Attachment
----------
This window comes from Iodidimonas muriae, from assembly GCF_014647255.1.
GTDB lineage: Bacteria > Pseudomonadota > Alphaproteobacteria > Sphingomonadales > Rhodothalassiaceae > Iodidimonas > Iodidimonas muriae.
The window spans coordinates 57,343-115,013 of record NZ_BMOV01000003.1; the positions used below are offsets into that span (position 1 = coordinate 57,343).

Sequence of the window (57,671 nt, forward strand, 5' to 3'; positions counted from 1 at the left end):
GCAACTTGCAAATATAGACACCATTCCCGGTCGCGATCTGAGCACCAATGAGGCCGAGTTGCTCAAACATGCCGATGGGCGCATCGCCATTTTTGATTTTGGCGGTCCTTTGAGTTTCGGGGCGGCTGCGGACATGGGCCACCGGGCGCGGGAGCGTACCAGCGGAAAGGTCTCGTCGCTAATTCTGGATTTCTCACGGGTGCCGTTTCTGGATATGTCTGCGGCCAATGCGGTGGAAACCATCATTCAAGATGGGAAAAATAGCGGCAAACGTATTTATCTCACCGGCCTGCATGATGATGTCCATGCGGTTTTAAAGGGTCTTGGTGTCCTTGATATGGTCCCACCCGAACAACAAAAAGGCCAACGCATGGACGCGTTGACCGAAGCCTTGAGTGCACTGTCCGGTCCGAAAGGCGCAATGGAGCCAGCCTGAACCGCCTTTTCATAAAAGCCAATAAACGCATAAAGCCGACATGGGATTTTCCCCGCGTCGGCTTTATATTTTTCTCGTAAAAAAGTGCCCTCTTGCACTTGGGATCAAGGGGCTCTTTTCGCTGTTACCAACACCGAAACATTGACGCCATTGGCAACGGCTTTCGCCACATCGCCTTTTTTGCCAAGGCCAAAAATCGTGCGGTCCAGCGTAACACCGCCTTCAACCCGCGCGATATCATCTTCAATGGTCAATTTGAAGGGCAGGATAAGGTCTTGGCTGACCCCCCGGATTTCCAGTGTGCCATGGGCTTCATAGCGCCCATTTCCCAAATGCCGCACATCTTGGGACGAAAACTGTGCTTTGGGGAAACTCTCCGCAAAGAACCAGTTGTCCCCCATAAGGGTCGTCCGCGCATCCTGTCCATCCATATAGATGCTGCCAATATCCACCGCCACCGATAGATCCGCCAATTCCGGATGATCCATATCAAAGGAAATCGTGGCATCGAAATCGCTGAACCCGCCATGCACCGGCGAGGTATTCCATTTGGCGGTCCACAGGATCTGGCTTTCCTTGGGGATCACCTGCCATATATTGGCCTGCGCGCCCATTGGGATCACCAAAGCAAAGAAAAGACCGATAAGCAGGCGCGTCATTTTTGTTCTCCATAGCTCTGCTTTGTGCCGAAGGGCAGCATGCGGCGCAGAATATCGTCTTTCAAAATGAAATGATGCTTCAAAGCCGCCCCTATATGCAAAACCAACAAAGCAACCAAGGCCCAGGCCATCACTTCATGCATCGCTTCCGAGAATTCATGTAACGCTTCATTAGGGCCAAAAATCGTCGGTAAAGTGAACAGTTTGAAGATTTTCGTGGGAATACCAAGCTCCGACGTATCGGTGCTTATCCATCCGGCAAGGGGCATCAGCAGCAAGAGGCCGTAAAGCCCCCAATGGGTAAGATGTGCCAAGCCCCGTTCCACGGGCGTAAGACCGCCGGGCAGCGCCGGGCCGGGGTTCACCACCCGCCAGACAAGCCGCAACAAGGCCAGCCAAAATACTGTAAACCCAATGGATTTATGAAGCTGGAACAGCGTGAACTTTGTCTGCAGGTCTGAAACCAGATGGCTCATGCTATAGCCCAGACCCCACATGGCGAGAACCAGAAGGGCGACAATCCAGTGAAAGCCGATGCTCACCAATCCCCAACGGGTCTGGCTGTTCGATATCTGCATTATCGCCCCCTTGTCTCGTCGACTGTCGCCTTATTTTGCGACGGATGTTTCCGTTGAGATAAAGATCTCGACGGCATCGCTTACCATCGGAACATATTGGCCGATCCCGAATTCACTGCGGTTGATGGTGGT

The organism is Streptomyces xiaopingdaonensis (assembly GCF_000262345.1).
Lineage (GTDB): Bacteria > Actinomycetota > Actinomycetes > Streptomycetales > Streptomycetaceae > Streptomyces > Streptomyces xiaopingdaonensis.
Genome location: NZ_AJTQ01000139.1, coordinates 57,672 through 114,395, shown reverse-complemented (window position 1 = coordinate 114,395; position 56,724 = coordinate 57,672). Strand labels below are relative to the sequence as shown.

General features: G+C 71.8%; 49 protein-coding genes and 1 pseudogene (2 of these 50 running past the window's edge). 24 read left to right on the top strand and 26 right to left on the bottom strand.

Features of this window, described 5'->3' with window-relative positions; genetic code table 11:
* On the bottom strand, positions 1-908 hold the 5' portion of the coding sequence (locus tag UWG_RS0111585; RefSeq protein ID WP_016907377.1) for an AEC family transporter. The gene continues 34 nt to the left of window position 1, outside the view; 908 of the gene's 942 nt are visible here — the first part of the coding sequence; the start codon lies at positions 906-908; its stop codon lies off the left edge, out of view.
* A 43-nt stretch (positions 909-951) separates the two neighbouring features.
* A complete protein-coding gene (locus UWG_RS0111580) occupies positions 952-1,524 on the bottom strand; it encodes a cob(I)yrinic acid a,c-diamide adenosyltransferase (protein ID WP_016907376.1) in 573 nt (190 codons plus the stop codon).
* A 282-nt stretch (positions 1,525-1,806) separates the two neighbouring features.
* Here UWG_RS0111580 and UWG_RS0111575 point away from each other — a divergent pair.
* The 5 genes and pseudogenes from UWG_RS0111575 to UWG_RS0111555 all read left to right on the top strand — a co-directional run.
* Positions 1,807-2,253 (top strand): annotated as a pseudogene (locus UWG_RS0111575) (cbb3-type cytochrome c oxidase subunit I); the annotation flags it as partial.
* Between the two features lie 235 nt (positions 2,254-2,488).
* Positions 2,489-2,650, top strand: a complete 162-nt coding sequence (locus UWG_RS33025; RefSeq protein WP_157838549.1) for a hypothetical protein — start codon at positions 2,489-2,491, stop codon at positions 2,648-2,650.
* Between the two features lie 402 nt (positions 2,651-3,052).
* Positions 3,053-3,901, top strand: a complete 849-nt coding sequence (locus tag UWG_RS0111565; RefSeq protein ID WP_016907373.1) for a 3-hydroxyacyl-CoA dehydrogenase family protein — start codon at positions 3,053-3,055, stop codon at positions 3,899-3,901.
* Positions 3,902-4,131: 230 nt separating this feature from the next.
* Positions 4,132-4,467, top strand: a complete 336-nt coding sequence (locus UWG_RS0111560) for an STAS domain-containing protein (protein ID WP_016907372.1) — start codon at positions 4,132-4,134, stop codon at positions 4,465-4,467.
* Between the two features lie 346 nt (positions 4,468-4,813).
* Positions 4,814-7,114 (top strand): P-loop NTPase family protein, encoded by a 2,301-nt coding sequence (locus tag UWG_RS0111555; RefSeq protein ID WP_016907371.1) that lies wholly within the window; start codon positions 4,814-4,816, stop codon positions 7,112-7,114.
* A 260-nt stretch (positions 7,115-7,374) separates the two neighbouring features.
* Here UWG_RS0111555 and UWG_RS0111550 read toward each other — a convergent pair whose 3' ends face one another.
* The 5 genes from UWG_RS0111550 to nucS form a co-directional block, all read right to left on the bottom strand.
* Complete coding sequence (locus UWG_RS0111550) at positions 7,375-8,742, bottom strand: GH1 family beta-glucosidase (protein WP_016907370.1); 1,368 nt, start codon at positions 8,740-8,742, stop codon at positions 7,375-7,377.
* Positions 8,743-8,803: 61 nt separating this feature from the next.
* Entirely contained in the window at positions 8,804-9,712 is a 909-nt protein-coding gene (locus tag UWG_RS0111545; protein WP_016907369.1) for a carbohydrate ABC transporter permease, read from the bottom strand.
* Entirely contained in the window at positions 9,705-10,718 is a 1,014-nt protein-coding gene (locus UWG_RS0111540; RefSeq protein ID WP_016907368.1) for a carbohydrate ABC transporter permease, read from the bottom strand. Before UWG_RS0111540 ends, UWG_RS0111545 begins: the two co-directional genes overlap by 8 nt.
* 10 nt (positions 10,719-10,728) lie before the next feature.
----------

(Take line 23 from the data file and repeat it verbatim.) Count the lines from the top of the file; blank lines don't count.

* Positions 4,132-4,467, top strand: a complete 336-nt coding sequence (locus UWG_RS0111560) for an STAS domain-containing protein (protein ID WP_016907372.1) — start codon at positions 4,132-4,134, stop codon at positions 4,465-4,467.